There are no shortage of parties in New York in the fall. But one thrown by a royal-adjacent English socialite to save elephants—and in Brooklyn, no less? Now that's something to talk about. On Thursday, Space For Giants, a non-profit organization based in Kenya that works to protect the natural habitats of African elephants, hosted their first U.S. fundraising event, Stampede of Sound. Held at Brooklyn Bowl, the event featured a live concert by Niles Rodgers to raise funds to stop poaching in Africa. At the center of it all was Alexandra "Lexi" Bowes-Lyon, the charity's U.S. Philanthropy Director, who also happens to be cousins with Prince William and Harry. Here, the 30-year-old philanthropist opens up after her charity work, the differences between the London and New York social scene, and what makes a good party.

Tell me about the big event at Brooklyn Bowl.

Space for Giant is relatively new in America, so we are throwing this party at Brooklyn Bowl. The aim is to raise a million dollars. We are an incredibly small team over here, and we wanted something that can raise our brand profile and at the same time, raise the money to fund the necessary projects. My idea is always to do something fun that is engaging. “What would my friends want to come to?” I also like to support creative arts in any way, so that was the idea behind this. We’re going to have fun and raise some money.

What exactly is Space for Giant for those who don’t know?

Space for Giant is a non-profit organization to protect the African elephants from extinction and to secure the habitat that they live in. Obviously the problem that everyone hears is the poaching problem, but the biggest threat and longer term issue is that cities are getting bigger and bigger, and people are spreading out. Very soon we are going to have much less space, and the problem is that humans and animals are having difficulty living side-by-side with each other, and we want to secure these spaces and, within that, protect these animals.

How did you get involved?

I grew up between Scotland and London, so I was always surrounded by these amazing landscapes and was lucky enough to travel my whole life. I’ve been to Africa and various different countries quite a lot. I worked in the art world for quite a few years, and really enjoyed it and all the different people that you meet along the way, but it wasn’t quite for me. I quit and started to explore other options, and kind of fell into the charity world and decided that creating creative events, using what I already knew, could marry two of my interests.

What makes a good party that people will want to come to?

New Yorkers sort of have a twenty minute attention span, and the desire to always be experiencing something new is both exciting and difficult to work with. For me, it is about how you capture people’s imagination, and especially when it comes to charity, how you bring home something that is very far away and removed from our everyday life and make it something that they can really care about. A lot of it is about the people who are there; there has to be a good energy. And having a theme that really focuses people and interests them—something they can take part in. Is it a party or is there something that can really resonate with them? New York is hard and easy because there are so many things going on at the same time that people are very willing to go to things, but to keep their attention is very difficult.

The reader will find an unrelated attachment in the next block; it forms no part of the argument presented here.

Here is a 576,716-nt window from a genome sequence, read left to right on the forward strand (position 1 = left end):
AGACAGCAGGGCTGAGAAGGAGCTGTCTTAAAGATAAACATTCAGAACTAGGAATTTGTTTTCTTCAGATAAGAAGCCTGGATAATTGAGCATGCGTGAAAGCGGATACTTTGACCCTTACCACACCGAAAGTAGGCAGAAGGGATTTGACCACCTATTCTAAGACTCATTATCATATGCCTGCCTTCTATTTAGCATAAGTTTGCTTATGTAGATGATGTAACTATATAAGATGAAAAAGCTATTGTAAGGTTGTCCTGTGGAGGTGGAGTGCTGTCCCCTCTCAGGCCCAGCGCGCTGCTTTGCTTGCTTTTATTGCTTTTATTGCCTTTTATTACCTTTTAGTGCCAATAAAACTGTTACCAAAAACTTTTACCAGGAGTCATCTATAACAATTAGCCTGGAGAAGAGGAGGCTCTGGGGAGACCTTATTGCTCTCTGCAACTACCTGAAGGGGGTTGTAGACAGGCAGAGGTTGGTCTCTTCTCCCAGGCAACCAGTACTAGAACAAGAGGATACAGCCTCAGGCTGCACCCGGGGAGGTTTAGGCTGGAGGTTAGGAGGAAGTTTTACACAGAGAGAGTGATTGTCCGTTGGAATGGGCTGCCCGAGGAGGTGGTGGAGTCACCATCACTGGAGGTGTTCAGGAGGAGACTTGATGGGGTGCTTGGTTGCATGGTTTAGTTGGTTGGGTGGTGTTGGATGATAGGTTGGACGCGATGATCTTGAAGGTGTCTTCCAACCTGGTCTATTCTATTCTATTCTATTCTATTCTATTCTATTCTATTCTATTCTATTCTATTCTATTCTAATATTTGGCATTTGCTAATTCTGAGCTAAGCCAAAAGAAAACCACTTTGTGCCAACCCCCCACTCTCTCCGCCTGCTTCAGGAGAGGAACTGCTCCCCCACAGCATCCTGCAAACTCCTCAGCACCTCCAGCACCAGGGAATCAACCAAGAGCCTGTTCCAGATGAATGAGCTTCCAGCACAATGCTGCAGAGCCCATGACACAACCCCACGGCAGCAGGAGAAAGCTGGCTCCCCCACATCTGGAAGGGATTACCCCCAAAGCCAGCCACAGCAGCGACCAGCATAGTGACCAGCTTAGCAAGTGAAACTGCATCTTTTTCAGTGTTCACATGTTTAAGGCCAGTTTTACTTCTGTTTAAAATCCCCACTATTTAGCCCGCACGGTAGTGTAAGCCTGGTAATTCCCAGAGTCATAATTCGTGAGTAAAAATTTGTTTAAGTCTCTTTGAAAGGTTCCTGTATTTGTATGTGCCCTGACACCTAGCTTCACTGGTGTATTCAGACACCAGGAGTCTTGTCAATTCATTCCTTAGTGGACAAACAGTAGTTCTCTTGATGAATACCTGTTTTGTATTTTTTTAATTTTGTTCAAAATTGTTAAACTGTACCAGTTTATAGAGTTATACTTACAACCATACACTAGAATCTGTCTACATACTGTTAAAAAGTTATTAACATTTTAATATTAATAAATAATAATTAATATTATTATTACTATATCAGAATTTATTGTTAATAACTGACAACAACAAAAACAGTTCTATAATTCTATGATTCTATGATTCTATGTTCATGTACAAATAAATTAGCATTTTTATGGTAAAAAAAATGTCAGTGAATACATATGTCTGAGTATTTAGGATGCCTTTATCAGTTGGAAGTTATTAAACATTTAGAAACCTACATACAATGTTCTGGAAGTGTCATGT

What are other differences that you notice between the New York and London social scene?

For me, where you grow up, you are in a very specific social crowd, and London is obviously very dynamic and there are lots of different cultures and people there. But the social scene was always a bit limiting, for me, but maybe people always say that about where you’re from. When you move to a new place, you have this opportunity to start something completely new and open whatever doors you want. Moving to New York was moving out of something that I’d grown up in. I wanted to explore different options and see what was out there. I love working in New York purely because I am meeting people all the time.

Have you noticed that your style has changed since coming to New York?

Yes, definitely. I walk outside my door and see all kinds of crazy characters dressed up in weird and wonderful things all the time. There is a lot of expression in the city. There probably is in London, as well, but I grew up in a specific social scene, and to get out of that is much more difficult in your hometown. When I came here, I was inspired to take some more risks. I put together some crazy outfits that I think if I was in London people would say, “What the hell are you wearing?”

Related: Meet Camille Gottlieb, Grace Kelly's 19-Year-Old Look-Alike Granddaughter

9 Famous Kids Who Ruled the Runway at New York Fashion Week 2017